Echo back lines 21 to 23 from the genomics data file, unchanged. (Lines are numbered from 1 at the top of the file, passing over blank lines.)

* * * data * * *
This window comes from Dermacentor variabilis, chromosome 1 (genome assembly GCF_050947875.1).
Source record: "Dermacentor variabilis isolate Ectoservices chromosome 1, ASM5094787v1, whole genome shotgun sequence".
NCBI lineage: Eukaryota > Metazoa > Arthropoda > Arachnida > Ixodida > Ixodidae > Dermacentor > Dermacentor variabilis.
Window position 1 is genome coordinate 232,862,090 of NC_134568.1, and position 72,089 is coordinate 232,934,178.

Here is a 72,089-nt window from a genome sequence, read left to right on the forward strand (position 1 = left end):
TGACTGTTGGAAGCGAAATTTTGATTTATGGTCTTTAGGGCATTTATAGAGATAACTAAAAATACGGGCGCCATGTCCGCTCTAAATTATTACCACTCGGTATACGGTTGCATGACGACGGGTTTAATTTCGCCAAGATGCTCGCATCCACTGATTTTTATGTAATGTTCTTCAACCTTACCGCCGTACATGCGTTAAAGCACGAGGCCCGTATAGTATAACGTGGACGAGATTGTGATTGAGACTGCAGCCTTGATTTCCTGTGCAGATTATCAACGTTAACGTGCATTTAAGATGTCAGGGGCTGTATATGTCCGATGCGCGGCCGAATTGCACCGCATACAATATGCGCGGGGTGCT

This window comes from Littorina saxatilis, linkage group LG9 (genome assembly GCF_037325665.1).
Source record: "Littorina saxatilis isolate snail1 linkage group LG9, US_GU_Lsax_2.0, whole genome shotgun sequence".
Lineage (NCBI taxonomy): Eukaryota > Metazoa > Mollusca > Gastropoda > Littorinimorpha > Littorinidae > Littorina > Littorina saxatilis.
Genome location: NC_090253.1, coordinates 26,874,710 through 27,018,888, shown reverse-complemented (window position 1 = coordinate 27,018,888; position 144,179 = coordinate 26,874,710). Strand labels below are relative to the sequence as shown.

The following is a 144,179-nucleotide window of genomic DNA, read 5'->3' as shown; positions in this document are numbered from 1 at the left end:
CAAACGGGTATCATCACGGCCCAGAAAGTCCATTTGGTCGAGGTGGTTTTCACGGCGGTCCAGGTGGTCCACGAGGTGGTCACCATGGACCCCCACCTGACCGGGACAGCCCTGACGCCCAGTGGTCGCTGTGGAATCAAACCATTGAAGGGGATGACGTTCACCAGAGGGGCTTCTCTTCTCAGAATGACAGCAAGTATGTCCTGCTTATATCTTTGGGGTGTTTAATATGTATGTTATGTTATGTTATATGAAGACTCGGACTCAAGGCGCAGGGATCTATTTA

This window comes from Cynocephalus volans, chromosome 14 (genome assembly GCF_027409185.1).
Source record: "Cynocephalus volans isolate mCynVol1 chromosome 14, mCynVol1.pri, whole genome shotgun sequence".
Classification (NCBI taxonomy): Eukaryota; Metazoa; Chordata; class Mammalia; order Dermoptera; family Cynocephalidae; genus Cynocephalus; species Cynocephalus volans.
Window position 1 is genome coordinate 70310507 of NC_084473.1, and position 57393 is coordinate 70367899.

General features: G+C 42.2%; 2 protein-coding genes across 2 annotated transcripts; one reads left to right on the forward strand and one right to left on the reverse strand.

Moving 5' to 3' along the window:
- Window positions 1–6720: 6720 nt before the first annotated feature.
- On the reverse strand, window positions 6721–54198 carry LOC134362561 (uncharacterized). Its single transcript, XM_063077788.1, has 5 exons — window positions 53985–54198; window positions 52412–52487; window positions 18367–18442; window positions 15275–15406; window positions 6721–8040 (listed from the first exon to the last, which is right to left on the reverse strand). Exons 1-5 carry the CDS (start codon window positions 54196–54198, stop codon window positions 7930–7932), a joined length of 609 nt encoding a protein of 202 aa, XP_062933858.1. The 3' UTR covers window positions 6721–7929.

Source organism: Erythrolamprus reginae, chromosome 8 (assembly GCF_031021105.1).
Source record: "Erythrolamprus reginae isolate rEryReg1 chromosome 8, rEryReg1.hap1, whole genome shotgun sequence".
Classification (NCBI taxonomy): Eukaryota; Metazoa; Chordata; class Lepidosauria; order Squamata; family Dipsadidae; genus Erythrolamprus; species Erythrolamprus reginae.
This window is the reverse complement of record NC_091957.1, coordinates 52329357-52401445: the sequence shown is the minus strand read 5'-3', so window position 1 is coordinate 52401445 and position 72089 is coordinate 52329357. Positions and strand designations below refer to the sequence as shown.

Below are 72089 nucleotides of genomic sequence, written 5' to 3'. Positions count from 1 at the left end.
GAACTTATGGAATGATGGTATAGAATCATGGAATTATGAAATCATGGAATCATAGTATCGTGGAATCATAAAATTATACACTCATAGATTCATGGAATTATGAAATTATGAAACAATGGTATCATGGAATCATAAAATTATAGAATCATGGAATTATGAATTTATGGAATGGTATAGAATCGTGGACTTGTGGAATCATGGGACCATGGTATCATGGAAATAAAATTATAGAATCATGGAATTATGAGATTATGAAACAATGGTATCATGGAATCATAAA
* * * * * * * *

Source organism: Erythrolamprus reginae, chromosome 8 (assembly GCF_031021105.1).
Source record: "Erythrolamprus reginae isolate rEryReg1 chromosome 8, rEryReg1.hap1, whole genome shotgun sequence".
Classification (NCBI taxonomy): Eukaryota; Metazoa; Chordata; class Lepidosauria; order Squamata; family Dipsadidae; genus Erythrolamprus; species Erythrolamprus reginae.